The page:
A sad end to a promising and providential life.

Surprises in Scripture

Anyone who takes time to read the Bible with an open and hungry heart will occasionally encounter verses that jump off the page, stand up and demand attention. This happemed to me this morning as I was reading Isaiah 8. A verse I had never noticed suddenly caught my attention. Today’s blog addresses this phenomenon. 

Hebrews 4:12 says “For the Word that God speaks is alive and full of power [making it active, operative, energizing, and effective]; it is sharper than any two-edged sword, penetrating to the dividing line of the breath of life (soul) and [the immortal] spirit, and of joints and marrow [of the deepest parts of our nature], exposing and sifting and analyzing and judging the very thoughts and purposes of the heart.

Hebrews 4:12 AMPC

http://bible.com/8/heb.4.12.AMPC

The power and mystery of this phenomenon is explained by the doctrine of the inspiration of Scripture. The Bible is full of verses waiting to be released upon our hearts. But my question for today is,  “why does this phenomenon happen?”  

The Holy Spirit, who applies truth to our minds knows exactly what we need at any given time. So when a verse I’ve never noticed before surprises me, I can be sure the Holy Spirit is communicating with me along a line of thought that I need to hear and apply. He knows my thoughts, my struggles, temptations and inner arguments. He uses the Word to awaken my heart to His truth. At that point it’s critical for me to stop reading and allow the truth to sink into my heart. If there is something for me to do differently, I need to obey. If it is a point of encouragement, I need to take heart.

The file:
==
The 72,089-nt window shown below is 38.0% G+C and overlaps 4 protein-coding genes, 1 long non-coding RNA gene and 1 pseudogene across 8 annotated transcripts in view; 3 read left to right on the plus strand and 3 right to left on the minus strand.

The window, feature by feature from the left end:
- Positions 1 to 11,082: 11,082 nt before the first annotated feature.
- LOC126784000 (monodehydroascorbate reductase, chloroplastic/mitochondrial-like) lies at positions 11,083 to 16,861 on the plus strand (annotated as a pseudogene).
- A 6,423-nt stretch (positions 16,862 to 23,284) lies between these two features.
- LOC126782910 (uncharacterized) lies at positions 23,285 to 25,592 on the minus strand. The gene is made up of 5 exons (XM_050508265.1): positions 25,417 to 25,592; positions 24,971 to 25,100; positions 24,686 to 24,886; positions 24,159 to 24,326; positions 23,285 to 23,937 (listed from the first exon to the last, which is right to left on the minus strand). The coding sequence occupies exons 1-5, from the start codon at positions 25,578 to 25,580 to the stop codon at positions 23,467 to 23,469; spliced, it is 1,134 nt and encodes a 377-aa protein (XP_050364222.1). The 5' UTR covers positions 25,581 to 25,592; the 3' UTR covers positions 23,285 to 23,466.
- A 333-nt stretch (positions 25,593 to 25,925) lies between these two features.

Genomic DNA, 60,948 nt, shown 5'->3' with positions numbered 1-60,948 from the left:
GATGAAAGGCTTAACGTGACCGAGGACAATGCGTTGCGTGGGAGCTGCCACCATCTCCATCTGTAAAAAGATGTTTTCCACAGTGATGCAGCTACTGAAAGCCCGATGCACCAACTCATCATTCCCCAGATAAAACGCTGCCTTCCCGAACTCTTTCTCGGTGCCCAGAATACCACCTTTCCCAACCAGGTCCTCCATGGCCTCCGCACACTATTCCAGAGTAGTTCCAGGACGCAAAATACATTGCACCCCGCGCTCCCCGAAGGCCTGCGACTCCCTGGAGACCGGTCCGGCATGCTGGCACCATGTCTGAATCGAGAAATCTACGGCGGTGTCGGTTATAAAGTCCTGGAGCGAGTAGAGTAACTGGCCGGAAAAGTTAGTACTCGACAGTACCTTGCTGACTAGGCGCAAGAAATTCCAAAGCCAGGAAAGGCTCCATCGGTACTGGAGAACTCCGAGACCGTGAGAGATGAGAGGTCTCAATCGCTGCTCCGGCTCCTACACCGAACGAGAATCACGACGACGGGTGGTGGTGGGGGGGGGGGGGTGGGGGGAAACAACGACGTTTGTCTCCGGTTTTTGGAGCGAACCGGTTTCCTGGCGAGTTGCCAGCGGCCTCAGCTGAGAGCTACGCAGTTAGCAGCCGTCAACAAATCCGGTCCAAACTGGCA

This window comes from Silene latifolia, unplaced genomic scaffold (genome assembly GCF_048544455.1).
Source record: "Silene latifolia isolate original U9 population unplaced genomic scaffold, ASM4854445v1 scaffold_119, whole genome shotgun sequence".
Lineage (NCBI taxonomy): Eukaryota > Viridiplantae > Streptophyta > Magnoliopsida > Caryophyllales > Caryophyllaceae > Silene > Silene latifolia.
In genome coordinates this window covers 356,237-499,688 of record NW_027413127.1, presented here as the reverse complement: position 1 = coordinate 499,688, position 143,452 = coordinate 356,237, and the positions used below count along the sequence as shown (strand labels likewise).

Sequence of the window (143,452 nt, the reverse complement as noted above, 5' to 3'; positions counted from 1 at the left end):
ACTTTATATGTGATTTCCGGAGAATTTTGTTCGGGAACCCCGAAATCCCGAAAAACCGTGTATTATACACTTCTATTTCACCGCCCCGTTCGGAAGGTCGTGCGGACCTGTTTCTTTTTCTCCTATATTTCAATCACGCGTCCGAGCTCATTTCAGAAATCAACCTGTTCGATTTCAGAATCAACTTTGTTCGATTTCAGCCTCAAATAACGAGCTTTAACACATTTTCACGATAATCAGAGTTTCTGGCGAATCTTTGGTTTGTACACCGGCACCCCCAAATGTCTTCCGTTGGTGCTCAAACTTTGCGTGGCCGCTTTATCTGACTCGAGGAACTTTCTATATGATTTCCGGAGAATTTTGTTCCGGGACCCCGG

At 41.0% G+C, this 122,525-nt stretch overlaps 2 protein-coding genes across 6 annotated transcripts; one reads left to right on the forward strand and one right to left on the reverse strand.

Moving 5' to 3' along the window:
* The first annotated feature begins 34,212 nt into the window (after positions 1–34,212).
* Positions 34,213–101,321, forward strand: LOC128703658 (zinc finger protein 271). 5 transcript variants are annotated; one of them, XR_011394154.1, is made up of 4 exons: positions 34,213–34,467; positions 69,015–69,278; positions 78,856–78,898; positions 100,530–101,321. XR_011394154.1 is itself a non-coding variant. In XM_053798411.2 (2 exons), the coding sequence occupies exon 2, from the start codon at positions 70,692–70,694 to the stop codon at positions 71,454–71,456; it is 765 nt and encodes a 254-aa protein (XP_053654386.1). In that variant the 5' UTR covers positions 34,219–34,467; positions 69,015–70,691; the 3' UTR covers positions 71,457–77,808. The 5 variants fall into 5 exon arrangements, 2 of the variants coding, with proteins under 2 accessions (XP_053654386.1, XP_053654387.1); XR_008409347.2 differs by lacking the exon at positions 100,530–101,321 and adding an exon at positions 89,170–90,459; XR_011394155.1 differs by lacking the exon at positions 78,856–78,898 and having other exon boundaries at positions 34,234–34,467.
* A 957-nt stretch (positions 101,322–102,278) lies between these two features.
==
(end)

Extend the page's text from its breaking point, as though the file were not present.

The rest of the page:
The bottom line is we never know when the Holy Spirit will cause a passage to come alive to us suddenly. But when it happens, He is speaking His truth into a need we have at that moment and it would benefit us to pay attention. 

Having Grace

Grace as a human quality is resiliency in trouble; it is kindness in response to criticism;  gentleness returned for harshness. It is treating others well when they haven’t earned it. 

Grace is not a natural human quality. Gracious living is only possible when we ourselves receive grace from God first. No grace coming in means no grace going out. Supernatural grace to respond in kindness, gentleness and resiliency comes by the disciplines of prayer, humility and servitude. 

Oh how we need grace! 

An Evil heart of unbelief

​Hebrews 3:12-13
1. The danger of an evil heart-“take heed….”this is spoken to Jewish believers 
A. It is entity possible for us to allow evil back into our hearts. 
B. We are advised to take heed son this does not happen
2. The description of an evil heart-it need not be shocking sin just “unbelief…”
A. Unbelief and disobedience are linked 

B. Unbelief and pride are linked 

C. Unbelief and defeat are linked.